jg - The first question is about your use of baffles.
B.H.- My use of baffles? I don’t use them. Using directional characteristics of the microphones, you can get just as good separation as you can using baffles. You have to remember that sound travels… the example that is most often used is that if you drop a pebble in still water, it makes concentric circles spreading out, and that’s what happens to sound. If you put a baffle up, it still goes over it or around it.
The only thing a baffle does is block direct sound and make it rebound off something before it gets there. Chances are that if it rebounds off something hard, it gets there late, and then you probably have what amounts to echo, which you probably don’t want.
jg - How do you set up the room with the musicians?
B.H.- Having been a rhythm section player, I’ve always been against separating rhythm section members. The farther apart you put people in a rhythm section, the less together they’re going to play. Obviously the object is to get people to play as together as possible, so I always have them as close together as I can get them. The farther you get away from another player, the more you hear the sound late, and just that, let’s say being the length of Wally Heider’s studio, which is 30 to 35 feet, if you’re that far away from a drummer, you’re going to be playing a considerable amount behind him. Which is noticeable if you’re listening to a record.
jg - How do you approach microphone equalization?
B.H.- Depends on what the instrument is. You have to understand what the usable music range of each instrument is; obviously if you’re recording bass, you don’t roll off the bass. The usable music range of a voice, which is probably the most limited, let’s say is maybe from 100 cycles to, including the “s” sounds and so on, 10,000 to 12,000 cycles. You just don’t need anything above or below that, and that is the fallacy of the condenser microphone, which says that you have to be able to record out to 20,000 cycles. Actually what you get is mostly noise. I never use a condenser microphone on voice; I always use an RCA 77, and the reason I use it is that it makes the human voice sound nicer than it usually does.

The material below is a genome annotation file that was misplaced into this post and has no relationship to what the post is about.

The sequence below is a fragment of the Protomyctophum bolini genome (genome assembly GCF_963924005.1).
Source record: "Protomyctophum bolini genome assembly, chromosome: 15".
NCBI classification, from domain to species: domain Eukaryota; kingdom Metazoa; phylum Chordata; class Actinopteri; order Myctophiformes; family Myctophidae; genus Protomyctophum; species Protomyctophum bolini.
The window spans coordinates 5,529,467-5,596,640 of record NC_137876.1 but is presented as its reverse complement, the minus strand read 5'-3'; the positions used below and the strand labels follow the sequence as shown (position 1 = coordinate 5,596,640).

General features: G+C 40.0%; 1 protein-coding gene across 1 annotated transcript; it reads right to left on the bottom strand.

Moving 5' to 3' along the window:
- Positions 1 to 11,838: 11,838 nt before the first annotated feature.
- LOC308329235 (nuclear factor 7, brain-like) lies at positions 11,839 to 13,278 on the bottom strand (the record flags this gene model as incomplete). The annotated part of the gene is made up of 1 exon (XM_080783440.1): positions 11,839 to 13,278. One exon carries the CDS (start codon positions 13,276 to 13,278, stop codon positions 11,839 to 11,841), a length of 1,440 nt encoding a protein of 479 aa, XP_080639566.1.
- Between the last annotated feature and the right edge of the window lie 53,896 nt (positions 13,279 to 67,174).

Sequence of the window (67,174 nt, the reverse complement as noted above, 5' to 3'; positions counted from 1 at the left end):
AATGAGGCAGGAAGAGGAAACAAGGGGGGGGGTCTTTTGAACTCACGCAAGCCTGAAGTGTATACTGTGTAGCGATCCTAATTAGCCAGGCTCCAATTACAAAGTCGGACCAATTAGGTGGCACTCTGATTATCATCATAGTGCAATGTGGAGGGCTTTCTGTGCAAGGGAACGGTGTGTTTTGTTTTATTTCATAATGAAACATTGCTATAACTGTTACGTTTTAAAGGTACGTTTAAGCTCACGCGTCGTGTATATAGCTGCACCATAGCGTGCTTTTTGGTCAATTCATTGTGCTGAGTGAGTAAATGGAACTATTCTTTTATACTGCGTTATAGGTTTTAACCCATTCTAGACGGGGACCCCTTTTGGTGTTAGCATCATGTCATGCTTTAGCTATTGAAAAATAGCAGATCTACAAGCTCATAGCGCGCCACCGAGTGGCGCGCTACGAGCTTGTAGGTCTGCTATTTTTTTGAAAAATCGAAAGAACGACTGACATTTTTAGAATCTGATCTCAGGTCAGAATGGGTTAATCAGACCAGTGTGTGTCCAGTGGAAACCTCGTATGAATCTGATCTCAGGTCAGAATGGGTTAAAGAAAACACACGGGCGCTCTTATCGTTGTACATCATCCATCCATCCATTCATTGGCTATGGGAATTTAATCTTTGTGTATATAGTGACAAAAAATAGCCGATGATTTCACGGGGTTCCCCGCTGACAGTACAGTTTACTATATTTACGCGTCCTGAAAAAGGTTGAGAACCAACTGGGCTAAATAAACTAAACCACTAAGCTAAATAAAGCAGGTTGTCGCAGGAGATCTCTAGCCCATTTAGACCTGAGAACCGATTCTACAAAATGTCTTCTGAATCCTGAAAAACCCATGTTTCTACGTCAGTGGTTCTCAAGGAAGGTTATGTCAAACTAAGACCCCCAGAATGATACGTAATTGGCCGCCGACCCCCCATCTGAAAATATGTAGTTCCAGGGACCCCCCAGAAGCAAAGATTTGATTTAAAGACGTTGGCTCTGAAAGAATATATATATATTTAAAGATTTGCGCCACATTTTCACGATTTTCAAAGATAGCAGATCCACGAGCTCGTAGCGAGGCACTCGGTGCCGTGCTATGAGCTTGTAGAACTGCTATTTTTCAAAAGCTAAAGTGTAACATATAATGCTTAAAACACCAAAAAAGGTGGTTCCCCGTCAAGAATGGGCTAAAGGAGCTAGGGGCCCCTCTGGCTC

The cover of the June/July 1970 issue of RE/P (click to enlarge).
Basic philosophy about recording is that you’re creating an illusion. Just like a movie is not really those people doing what it is that they’re representing, it’s just a flat screen representing a light image. To say that you’re going to make concert hall realism sound from a fifteen-inch cone of paper is as insane as saying those people are real up there on the screen. You have got to start by saying that there is no such thing as realism and what you’re creating is an illusion. It requires imagination, and it requires that the human being is able to accept the fact that it’s not real.
In other words you build something separate from what is actually going on!
Yeah, you build something that is not real. You’re jamming a whole rock and roll group into a fifteen-inch cone of paper, which is smaller than the speaker on the bass amp. You have to make that sound like a whole band out there rocking and rolling. Well, first of all it’s a physical impossibility and once you understand that it’s a physical impossibility, then you proceed to build an illusion that’s exciting. The more you try to build realism, the tougher you make your job. Just like the more you try to make those into real people on the screen, the tougher your job will be. It’s like black and white movies can be very exciting. People aren’t black and white.
Then, in addition, what considerations do you make for the radio?
OK, now we’re going one step farther away from what I just said. If it’s an illusion to make a rock and roll band come out of a fifteen-inch-diameter cone of paper, imagine what an illusion it is to get it out of a 6x9 oval radio speaker from a car radio. What happens with the 45 rpm record is that you know that your ultimate audience is going to be listening on the car radio, or the table model in their kitchen, or the clock radio in their bedroom, and that’s generally where it’s at if you look at the statistics.
All of them are the same transducer. It’s a little bitty 6x9 speaker, or maybe a five-inch-diameter circle, and it just doesn’t reproduce bass and it just doesn’t reproduce highs, and so what you do is equalize and build up the bottom and the top so that when it’s played over the air, it compensates for the deficiencies in some small way. Naturally you don’t ever get it all back like you do on a fifteen-inch studio speaker.